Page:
“We must love America enough to change it” – Bronx-born Hebh Jamal, 17, explains why resistance isn’t futile.
Hebh Jamal made her political debut on the cover of the New York Times; since then the Bronx High School student's activism has remained impressively high profile, whether staging a strike following Trump's inauguration, being interviewed by the Observer and Broadly or talking on a panel with Angela Davis. An advocate for education since she was 15-years-old, Jamal has become increasingly active as she attempts to execute her vision for a more conscious, harmonious, educated society - regardless what executive orders Trump's government try to pass.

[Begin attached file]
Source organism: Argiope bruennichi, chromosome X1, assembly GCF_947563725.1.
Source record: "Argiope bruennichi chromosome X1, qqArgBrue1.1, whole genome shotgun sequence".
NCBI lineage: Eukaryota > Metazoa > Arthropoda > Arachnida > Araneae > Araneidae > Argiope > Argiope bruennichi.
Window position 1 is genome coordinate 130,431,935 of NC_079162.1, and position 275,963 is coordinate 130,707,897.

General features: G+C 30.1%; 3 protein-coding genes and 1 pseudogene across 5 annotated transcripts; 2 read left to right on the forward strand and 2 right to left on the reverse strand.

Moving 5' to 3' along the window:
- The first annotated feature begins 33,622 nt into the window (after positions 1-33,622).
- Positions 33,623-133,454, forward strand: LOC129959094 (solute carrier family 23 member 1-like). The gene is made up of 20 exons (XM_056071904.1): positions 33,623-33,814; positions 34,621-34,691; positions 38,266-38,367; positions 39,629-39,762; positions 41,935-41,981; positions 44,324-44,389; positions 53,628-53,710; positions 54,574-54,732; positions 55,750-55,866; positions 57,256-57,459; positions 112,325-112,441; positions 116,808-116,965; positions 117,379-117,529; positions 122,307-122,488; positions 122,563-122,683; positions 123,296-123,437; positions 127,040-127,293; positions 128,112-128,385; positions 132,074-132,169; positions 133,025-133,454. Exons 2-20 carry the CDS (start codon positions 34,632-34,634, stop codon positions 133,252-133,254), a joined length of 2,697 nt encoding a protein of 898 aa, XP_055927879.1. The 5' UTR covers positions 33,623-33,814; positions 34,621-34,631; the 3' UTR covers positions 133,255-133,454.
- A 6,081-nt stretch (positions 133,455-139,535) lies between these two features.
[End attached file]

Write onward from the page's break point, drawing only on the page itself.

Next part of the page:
In celebration of IWD, we asked this formidable female to tell us about her type of activism, and what she intends to do to challenge political Islamophobia.
"Oppression has always manifested itself in three ways: lack of safety, vulnerability, and intimidation through a set power structure. In America, the demonisation of Muslim Americans has been perpetuated by the media, Hollywood, and government policy. What I was in fact perplexed by was this new rhetoric that is seemingly founded on oblivion surrounding the current situation of America: that Muslims are newly under attack by public officials. The reality is that we have been under attack during both Democratic and Republican presidencies. The only difference now is that this presidency aims to demonise all marginalised groups at the same time.